Auditors have posted a question mark over the viability of the country's largest polytechnic, Unitec, after it reported a $31 million deficit for 2017.
Photo: RNZ / Claire
The Tertiary Education Commission (TEC) has appointed an adviser to the institute in light of the result, which followed a $24m deficit in 2016.
The institute had expected to make a deficit last year due to major building works, but the 2017 annual report said enrolments fell by about 660 full-time students or 7 percent to 8842 contributing to a result that was about $10 million worse than expected.
The report said Unitec's ongoing income and liquidity were dependent on enrolments and its ability to cut costs, borrow money and sell assets if necessary.
"These matters indicate that a material uncertainty exists that may cast significant doubt on the Group's ability to continue as a going concern," the auditors wrote.
However, the report said the council believed the institute was a going concern and would be able to pay its bills.
Unitec interim chief executive Alastair Carruthers said the auditor's comments were reasonable, but they were warnings of possible threats rather than reality.
"We're talking about the risk of that occurring, but not the reality of it occurring so what it does is put us on notice to the need to address the adverse winds that we along with all other [institutes of technology and polytechnics] are experiencing," he said.
Mr Carruthers said enrolments had dropped again this year, but the institute would try to attract more students in the second half of the year.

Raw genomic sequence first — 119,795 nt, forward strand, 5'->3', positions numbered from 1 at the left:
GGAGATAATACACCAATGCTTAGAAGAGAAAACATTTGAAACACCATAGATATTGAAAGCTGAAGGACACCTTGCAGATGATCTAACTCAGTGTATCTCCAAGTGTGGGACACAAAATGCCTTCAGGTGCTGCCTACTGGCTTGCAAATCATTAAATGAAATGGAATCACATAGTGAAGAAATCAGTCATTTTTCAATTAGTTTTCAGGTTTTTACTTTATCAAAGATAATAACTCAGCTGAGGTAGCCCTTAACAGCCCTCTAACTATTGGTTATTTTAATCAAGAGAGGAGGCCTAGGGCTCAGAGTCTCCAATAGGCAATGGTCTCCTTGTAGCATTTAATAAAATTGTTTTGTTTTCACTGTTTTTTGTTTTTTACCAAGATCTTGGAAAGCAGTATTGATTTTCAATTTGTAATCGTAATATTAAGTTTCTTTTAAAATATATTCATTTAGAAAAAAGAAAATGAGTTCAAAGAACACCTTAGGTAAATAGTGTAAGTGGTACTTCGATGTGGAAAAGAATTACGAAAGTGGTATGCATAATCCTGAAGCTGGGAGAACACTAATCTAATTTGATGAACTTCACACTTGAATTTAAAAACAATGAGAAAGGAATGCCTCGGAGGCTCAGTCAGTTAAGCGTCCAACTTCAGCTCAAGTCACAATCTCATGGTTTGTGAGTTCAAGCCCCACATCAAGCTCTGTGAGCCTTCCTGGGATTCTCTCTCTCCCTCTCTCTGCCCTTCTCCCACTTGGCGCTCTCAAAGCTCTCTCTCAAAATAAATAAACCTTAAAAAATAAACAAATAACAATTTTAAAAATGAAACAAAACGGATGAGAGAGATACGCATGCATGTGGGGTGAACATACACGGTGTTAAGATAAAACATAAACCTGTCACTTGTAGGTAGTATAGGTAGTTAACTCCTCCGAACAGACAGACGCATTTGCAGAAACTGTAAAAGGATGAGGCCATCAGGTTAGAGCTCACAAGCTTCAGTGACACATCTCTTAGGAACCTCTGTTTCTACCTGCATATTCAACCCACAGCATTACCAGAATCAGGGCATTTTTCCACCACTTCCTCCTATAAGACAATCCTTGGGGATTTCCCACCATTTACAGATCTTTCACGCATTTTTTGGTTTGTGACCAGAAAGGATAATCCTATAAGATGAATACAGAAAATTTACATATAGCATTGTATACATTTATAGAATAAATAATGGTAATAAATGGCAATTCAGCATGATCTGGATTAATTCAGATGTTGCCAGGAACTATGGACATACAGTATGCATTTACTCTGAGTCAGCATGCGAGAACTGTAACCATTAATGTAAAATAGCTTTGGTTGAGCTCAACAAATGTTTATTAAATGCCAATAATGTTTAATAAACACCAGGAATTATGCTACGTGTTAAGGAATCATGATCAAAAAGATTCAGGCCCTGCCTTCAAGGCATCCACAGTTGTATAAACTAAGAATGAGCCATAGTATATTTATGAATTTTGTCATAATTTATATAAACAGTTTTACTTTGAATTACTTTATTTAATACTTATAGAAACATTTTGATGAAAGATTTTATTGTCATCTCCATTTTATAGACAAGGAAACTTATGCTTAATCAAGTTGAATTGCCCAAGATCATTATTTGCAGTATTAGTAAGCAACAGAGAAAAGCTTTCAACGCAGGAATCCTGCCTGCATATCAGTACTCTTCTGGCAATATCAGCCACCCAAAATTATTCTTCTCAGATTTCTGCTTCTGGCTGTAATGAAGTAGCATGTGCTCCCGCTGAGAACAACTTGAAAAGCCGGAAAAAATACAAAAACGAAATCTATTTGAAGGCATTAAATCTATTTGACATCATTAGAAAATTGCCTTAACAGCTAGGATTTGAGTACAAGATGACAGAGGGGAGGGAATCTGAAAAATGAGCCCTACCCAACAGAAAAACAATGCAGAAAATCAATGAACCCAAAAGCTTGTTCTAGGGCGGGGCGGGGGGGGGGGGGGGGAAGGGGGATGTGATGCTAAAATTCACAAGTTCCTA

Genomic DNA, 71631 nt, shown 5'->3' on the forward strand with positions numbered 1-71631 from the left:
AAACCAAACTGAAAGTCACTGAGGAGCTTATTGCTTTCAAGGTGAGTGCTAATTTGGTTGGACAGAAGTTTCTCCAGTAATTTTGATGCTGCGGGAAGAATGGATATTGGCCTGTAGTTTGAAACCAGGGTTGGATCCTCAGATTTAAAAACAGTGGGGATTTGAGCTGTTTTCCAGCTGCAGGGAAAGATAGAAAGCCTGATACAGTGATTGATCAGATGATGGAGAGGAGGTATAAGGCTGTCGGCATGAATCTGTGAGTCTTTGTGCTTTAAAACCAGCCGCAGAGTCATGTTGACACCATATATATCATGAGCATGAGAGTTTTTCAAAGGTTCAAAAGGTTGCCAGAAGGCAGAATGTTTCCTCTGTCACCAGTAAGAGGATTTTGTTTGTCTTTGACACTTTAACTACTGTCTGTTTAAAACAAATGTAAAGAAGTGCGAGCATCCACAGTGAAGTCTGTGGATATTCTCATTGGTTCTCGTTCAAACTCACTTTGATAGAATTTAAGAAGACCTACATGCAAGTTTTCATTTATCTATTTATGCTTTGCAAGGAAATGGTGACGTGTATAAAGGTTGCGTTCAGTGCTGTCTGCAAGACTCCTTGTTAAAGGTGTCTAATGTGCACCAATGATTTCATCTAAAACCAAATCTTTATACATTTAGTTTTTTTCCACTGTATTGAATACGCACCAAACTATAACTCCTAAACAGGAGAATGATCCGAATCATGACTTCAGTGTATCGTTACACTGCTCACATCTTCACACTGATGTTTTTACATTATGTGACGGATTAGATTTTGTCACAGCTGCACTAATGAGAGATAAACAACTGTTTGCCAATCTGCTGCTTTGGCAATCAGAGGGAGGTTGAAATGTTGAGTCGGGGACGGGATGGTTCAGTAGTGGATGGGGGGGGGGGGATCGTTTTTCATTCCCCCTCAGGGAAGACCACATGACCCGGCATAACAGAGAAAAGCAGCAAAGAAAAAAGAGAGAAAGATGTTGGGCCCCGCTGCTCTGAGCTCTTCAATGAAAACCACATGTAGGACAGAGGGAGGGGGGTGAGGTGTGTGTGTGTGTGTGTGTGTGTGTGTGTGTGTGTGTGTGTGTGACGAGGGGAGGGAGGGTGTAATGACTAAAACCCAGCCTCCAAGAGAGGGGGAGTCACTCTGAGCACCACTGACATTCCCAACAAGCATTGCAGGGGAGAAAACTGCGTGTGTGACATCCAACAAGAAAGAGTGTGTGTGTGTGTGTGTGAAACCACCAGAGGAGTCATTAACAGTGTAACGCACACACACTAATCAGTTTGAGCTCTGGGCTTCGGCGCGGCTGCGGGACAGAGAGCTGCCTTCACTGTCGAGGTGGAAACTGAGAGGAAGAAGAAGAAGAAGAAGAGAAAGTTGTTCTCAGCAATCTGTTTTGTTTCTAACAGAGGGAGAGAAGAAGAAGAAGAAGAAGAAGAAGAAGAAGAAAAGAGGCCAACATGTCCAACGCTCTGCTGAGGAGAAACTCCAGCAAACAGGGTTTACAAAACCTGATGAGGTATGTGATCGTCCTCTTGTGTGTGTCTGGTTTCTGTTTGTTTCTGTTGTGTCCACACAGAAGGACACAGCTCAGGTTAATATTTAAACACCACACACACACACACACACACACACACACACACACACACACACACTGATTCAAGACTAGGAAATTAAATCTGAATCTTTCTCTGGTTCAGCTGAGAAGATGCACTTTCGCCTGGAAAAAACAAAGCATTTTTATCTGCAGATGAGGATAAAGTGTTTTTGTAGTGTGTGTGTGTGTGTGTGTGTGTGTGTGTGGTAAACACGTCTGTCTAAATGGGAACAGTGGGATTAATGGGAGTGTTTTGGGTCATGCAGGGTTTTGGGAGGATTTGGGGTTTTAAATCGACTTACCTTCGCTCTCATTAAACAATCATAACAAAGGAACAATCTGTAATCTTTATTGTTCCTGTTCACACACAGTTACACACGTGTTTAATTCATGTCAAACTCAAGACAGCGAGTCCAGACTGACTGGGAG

He said Unitec would struggle to make a surplus in light of the falling student numbers, but it would be able to cope with another deficit.
"We're working very closely with TEC, we do have a really good facility and a great relationship with our bank and we have got plenty of assets still on our balance sheet that can be used to help us trade through," he said.
Mr Carruthers said Unitec was cutting costs by not replacing staff who left and stopping most of its capital works. It had also cancelled last year's staff bonuses and had begun significant cost and structural changes.
He said the institute was pausing its redevelopment to figure out how big it needed to be, but in the current environment it did not expect to return to its former size of more than 10,000 full-time students.
Mr Carruthers said Unitec had no debt thanks to the sale of land for a government housing redevelopment in April this year. The annual report valued that land at $138 million. It also noted that delays in agreeing the sale resulted in the institute breaking a loan covenant, which meant the institute's bank could have requested immediate repayment of a $108 million loan.
The 2017 deficit and appointment of an official advisor are the latest in a string of difficulties for Unitec.
Staff have been critical of reforms at the institute and a 2016 survey revealed extremely poor morale. That year the Qualifications Authority downgraded Unitec's quality ratingfrom a one to a two on its four-point scale and the institute went on to record a $24m deficit after an 8.5 percent drop in enrolments.
Last year, the institute took student enrolments back in-house a year after it out-sourced them to a private company and at the end of 2017 then-chief executive Rick Ede left his job one year earlier than his contract was due to end.
However, the institute was not alone in having problems.
Seven other institutes of technology and polytechnics reported deficits for 2017 and a ninth, Tai Poutini on the West Coast, which was being propped up by a government bail-out, was expected to do the same.
Earlier this year the government warned that institutes of technology and polytechnics were struggling and began work on a new structure to make the sector less vulnerable to swings in student enrolments.